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Lock downs/masks fail, and why you should live again


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22 replies to this topic

#21 pewpew2020

pewpew2020

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Posted October 20 2020 - 10:08 PM

I have a hard time taking position on covid responses... as politicized of a topic as it’s become i truly think everyone has their ideas on what should be but no one knows enough. Its a hope for the best prepare for the worst situation. This will for sure be something looked at in history as something that added to the rule book of how to handle in the future haha. Lots of guessing going on at the moment.

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#22 Ancap

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Posted October 21 2020 - 06:07 AM

I'm well aware of the fact that there were downsides to the shutdown but I don't deal in speculations about what ifs.

I'm not ignoring Sweden's results. Their mortality rate is 5.5% in a population of 10 million people. The U.S. mortality rate is 2.6% with a population of 330 million. Doing what Sweden did more than doubles the number of deaths in the U.S. I don't see that as a great success.

And how many of those deaths were due to the debacle of government handling of nursing homes which they took responsibility 

 

and how little where the deaths were among the general population?  Sweden curve is very flat while everyone else is not

 

but you want to compare the U.S.  compare Florida lockdown to California lockdown .

 

https://www.youtube....h?v=MmByg8eTyHY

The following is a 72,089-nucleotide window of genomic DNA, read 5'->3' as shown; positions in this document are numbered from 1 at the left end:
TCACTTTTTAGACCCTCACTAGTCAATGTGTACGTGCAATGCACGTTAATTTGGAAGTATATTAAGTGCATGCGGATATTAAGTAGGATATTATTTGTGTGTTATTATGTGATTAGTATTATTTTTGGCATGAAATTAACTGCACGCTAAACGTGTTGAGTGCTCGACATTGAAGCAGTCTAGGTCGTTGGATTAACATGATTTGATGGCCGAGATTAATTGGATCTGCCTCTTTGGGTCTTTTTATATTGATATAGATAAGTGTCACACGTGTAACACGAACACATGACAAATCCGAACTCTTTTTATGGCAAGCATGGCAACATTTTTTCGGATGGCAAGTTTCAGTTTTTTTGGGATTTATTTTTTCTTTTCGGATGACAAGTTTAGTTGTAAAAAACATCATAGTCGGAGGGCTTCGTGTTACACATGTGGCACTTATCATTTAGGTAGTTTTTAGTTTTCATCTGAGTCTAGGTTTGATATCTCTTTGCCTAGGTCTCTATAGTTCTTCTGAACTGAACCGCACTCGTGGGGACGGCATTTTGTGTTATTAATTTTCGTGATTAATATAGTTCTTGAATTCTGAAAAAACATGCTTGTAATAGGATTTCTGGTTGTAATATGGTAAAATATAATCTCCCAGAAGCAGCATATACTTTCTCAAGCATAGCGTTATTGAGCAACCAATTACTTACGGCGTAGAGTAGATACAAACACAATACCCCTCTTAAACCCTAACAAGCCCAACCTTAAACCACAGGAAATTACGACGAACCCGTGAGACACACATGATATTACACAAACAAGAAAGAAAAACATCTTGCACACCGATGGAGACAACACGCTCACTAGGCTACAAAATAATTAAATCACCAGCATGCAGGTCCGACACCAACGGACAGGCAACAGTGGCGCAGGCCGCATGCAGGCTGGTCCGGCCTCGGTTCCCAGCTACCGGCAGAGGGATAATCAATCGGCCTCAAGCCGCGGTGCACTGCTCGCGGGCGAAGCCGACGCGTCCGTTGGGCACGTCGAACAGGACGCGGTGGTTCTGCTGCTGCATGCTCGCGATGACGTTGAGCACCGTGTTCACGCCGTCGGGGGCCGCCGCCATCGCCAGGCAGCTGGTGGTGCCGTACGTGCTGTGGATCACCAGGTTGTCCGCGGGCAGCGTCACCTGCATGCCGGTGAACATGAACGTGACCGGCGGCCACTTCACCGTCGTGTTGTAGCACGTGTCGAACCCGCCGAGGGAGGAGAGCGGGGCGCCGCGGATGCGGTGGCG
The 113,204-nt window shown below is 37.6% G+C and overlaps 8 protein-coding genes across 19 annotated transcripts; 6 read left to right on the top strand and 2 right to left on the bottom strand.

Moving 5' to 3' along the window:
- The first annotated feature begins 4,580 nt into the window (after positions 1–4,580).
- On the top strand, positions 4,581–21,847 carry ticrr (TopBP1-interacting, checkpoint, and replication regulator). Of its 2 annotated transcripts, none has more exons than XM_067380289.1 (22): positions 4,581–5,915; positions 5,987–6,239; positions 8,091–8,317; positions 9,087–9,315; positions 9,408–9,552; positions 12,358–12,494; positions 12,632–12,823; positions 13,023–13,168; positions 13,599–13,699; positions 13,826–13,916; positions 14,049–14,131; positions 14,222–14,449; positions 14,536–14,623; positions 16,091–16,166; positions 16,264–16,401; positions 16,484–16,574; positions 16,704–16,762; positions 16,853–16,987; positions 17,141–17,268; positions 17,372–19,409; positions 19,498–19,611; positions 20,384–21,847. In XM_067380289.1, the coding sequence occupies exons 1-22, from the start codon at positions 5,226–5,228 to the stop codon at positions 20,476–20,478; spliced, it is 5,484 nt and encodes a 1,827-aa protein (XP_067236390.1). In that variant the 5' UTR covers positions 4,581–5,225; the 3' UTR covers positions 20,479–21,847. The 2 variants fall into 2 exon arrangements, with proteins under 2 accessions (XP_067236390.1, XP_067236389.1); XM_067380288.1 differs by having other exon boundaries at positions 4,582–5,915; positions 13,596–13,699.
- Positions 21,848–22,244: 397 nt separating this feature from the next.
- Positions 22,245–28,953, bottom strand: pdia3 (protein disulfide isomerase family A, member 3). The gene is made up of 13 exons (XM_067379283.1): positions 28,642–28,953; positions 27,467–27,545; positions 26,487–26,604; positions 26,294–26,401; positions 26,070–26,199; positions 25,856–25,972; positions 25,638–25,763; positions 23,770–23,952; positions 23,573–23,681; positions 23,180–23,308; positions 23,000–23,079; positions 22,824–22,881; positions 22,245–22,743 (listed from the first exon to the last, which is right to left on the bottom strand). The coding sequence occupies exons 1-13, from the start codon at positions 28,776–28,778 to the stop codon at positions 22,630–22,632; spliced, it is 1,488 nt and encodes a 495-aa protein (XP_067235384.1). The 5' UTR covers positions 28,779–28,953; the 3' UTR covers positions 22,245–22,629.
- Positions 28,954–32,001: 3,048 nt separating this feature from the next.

admit it, lockdowns are junk science just like the original video stated



#23 2edgesword

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Posted October 21 2020 - 09:12 AM

And how many of those deaths were due to the debacle of government handling of nursing homes which they took responsibility 
 
and how little where the deaths were among the general population?  Sweden curve is very flat while everyone else is not
 
but you want to compare the U.S.  compare Florida lockdown to California lockdown .
 
https://www.youtube....h?v=MmByg8eTyHY
 
 
admit it, lockdowns are junk science just like the original video stated


Let's not be so fast to switch arguments. Your argument that the U.S. did such a terrible job isn't support by the FACTS regarding Sweden. Now you want to switch gears and talk about state to state. No one is claiming mistakes weren't made (NY and nursing homes) BUT the FACTS indicate the U.S. has done a relatively good job in halting the spread and deaths compared to other countries that didn't have the same size population or population density.

As far as NY and FL there are some very obvious differences. The first is NY was one of the very early states impacted by the virus since it's one of the major centers of international travel. A lot of that travel centers around one of the most densely population places in the country, New York City. One major mistake (sending infected people back into nursing homes) resulted in a large number of deaths among the most vulnerable segments of the population.

You take the most superficial information and make it the foundation of your argument claiming a one size fits all plan should have been adopted. Wrong! Different modes of operation have to be developed to deal with the unique aspects of the population being addressed. What is successful in small town Ohio isn't going to work in densely populated places like NYC.




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